Insulin resistance and its relationship with high molecule weight adiponectin in adolescents with polycystic ovary syndrome and a maternal history
Normal weight adolescents with PCOS and a maternal history of PCOS had a significantly increased rate of insulin resistance independent of body mass index and inversely correlated with high molecular weight adiponectin.
Sevil Cankaya, M.D., Berfu Demir, M.D., Sezin Erturk Aksakal, M.D., Berna Dilbaz, M.D., Canan Demirtas, Ph.D., Umit Goktolga, M.D.
Volume 102, Issue 3, Pages 826-830
To assess the rate of insulin resistance (IR) and the relationship between IR and high molecular weight (HMW) adiponectin in normal weight adolescents with polycystic ovary syndrome (PCOS) and a maternal history of PCOS.
Adolescent clinic of a teaching and research hospital.
Forty normal weight adolescents with PCOS and a maternal history of PCOS and 40 normo-ovulatory age- and body mass index (BMI)-matched controls.
A 75-g oral glucose tolerance test (OGTT) was performed for each participant.
Main Outcome Measure(s):
Homeostasis model assessment of IR and HMW adiponectin.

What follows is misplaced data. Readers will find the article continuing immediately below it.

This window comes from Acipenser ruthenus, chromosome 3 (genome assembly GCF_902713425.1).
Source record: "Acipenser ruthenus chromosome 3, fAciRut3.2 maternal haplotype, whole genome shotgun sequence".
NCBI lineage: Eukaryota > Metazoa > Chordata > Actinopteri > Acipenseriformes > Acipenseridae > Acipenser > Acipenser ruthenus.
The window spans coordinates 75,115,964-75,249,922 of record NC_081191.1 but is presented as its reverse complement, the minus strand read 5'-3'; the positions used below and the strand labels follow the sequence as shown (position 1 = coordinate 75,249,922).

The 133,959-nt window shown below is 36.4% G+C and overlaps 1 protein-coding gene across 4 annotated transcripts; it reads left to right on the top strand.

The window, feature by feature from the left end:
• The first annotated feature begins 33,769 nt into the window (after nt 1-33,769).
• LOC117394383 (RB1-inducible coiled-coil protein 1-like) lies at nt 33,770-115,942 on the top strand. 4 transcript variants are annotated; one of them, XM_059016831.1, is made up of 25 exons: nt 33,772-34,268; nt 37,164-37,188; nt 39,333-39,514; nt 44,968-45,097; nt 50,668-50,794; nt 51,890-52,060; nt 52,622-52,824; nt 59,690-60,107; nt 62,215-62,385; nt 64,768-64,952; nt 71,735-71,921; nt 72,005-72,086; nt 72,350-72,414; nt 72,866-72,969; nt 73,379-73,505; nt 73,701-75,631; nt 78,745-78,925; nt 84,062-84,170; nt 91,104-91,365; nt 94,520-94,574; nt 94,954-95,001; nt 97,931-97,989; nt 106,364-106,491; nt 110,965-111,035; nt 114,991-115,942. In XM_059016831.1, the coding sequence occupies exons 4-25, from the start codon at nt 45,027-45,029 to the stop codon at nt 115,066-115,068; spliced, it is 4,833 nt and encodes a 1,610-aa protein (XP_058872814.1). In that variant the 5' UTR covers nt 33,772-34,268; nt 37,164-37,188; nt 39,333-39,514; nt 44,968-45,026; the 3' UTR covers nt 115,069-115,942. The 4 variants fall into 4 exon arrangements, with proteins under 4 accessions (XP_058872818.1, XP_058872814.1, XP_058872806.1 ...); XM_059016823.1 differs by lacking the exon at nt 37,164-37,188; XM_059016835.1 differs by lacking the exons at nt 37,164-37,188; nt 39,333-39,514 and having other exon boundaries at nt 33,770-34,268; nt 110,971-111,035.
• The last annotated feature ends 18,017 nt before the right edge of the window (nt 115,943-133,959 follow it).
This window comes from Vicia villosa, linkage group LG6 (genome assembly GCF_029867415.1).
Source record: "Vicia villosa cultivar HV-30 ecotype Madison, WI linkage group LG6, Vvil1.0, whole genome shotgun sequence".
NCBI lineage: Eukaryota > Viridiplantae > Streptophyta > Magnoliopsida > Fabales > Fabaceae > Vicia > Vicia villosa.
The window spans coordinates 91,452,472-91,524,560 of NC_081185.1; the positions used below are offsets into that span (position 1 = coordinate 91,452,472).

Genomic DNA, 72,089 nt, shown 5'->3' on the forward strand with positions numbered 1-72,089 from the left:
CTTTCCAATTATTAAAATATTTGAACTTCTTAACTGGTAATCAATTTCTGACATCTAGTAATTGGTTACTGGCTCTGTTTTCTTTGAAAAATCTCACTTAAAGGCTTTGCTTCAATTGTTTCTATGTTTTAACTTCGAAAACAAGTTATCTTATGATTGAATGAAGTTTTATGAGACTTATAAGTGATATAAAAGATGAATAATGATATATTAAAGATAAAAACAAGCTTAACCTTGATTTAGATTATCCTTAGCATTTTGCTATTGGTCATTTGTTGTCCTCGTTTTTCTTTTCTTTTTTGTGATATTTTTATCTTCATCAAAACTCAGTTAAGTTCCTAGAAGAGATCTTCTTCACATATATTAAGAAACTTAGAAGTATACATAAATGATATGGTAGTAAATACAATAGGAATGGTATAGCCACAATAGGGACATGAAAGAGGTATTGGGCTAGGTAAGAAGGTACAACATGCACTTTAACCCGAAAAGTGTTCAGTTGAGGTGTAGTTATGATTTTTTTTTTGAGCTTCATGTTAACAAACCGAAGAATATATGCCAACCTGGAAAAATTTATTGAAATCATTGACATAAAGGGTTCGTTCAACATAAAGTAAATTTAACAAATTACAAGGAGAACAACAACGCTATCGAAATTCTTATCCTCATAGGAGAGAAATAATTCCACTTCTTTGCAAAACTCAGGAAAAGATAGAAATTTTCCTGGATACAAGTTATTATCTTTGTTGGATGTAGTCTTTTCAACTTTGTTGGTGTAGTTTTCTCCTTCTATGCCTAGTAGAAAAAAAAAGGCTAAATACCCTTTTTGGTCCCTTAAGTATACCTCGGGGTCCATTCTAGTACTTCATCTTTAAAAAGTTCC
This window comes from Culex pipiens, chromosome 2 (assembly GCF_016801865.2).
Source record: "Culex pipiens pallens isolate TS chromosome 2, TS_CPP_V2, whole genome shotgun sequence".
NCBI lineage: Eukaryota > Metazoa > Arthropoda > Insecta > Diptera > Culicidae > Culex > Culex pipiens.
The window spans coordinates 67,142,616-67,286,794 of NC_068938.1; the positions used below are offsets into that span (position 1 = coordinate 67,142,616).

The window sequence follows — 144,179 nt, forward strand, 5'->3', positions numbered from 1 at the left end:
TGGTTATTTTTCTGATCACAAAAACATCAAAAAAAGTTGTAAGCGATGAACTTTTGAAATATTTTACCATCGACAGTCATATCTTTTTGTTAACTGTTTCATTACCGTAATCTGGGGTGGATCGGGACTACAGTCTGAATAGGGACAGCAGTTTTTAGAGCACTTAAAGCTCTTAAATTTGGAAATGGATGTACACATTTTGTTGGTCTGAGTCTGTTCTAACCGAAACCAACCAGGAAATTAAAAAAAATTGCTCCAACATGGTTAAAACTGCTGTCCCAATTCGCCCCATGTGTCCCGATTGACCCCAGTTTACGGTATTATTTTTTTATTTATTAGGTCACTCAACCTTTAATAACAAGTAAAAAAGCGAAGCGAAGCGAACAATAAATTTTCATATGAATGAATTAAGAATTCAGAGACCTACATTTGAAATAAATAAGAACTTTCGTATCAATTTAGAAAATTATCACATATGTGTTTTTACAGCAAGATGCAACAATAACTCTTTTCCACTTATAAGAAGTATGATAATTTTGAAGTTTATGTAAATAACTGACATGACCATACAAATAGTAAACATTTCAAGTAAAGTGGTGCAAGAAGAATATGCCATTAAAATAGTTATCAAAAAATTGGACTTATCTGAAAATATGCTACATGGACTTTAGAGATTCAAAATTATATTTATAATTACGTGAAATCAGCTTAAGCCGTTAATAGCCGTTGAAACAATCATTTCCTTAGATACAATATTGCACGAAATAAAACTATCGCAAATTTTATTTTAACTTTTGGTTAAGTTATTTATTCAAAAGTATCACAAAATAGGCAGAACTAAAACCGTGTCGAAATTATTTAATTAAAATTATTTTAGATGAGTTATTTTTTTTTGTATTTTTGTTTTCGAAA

There were no statistically significant differences between the PCOS and control groups in terms of fasting glucose, fasting insulin, and lipid parameters. Although total and free T were significantly higher, HMW adiponectin levels were significantly lower in the PCOS group compared with the control group. When the PCOS group was compared according to the IR, the HMW adiponectin level was significantly lower in the adolescents with PCOS and IR. The adolescents with PCOS and biochemical hyperandrogenemia had significantly lower HMW adiponectin levels and significantly higher homeostasis model assessment of IR score compared with the adolescents with PCOS and normoandrogenemia.
The adolescents with PCOS had a significantly increased rate of IR without clinical findings of metabolic disorders or obesity. The HMW adiponectin levels were negatively correlated with IR.
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